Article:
I love you, O Lord, my strength.
The Lord is my rock, my fortress, and my deliverer,
my God, my rock in whom I take refuge,
my shield, and the horn of my salvation, my stronghold.
I call upon the Lord, who is worthy to be praised,
so I shall be saved from my enemies.
Psalm 18:1–3 (NRSV)
This song of praise, Psalm 18, was David’s response to God after Saul and his men had just chased David and his men around a mountain. Just as Saul and his army were surrounding David, Saul received word that the Philistines had made a raid on the land and turned back. David then named that place the “Rock of Escape” (see 1 Samuel 23:25–28).
It’s from this place we see that David is declaring that, in fact, God is the rock. He delivered them literally from death. In the story it was a giant rock they were running for their lives on, and here David is declaring, “The Lord is my rock.” It was not David’s six hundred men who shielded him from Saul; rather, it was the Lord. It isn’t the rock they were hiding on; it is God he takes refuge in. It was not the “horn of salvation” or “Rock of Escape” (which both refer to the mountain) he puts his trust in; it is the God who made the mountains who is worthy to be praised.
When David heard Saul was after him, he did not turn first to his trusted men to seek counsel, he prayed and asked God what he should do. So often when we find ourselves in difficult situations we first turn to one of two places most instinctively: ourselves and others. When we turn to ourselves, we must recognize that while we sometimes have accurate instincts and some experience and understanding, we can often get it wrong. Second, while seeking out others can be very helpful, we must consider why we would often rely first on a source that could give uninformed advice or make false assumptions, verses seeking out the God who knows all, sees all, and is over all.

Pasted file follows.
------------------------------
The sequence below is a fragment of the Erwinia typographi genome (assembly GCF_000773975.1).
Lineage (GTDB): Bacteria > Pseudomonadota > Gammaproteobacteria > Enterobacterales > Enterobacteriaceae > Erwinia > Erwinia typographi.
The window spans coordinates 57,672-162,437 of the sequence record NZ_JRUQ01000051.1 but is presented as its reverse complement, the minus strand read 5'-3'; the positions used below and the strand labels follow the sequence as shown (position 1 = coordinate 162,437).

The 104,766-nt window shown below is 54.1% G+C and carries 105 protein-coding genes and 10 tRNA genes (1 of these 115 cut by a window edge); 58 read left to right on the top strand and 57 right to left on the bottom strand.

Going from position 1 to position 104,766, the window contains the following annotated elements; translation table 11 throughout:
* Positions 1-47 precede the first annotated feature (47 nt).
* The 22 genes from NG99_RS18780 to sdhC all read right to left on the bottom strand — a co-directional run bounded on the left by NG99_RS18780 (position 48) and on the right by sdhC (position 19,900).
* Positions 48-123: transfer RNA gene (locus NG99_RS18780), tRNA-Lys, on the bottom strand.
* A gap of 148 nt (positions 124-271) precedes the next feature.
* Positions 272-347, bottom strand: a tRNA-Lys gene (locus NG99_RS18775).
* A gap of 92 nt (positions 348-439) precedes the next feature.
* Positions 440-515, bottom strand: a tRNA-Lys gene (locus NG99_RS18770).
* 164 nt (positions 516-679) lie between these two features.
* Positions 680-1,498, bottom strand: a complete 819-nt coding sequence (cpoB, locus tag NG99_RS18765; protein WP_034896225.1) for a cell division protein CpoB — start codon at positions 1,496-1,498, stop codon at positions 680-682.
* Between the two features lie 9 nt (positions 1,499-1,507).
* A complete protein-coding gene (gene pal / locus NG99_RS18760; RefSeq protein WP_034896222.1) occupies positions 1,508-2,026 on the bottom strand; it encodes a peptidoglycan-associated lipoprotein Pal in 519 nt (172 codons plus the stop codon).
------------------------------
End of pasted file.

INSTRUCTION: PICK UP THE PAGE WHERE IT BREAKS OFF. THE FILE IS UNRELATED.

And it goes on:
We must come to depend on the reality that God alone is the unshakable rock on which we stand. That he alone is the refuge and shield in the storms and battles of life. This does not mean we are to go about life alone! It is rather the order of things. What if we first turned to God in prayer at the outset of trouble, then sought out the counsel of our band or trusted friend, then made the best decision we could from that vantage point? Perhaps then when things turned around for the better we would pour out our praise first to God rather than patting ourselves on the back. This is how dependence gives way to delight.
There is an old adage, “When the going gets tough, the tough get going.” I think a better phrase would be, “When the going gets tough, the tough get praying.”
Lord, I echo this ancient prayer today: I love you, O Lord, my strength. You are my rock, my fortress, and my deliverer, my God, my rock in whom I take refuge, my shield, and the horn of my salvation, my stronghold. I call upon you, Lord, who is worthy to be praised, so I shall be saved from my enemies. In Jesus’ name, amen.
Have you ever had an experience in your life where you felt like God clearly answered your prayer in a tough situation? Describe it.
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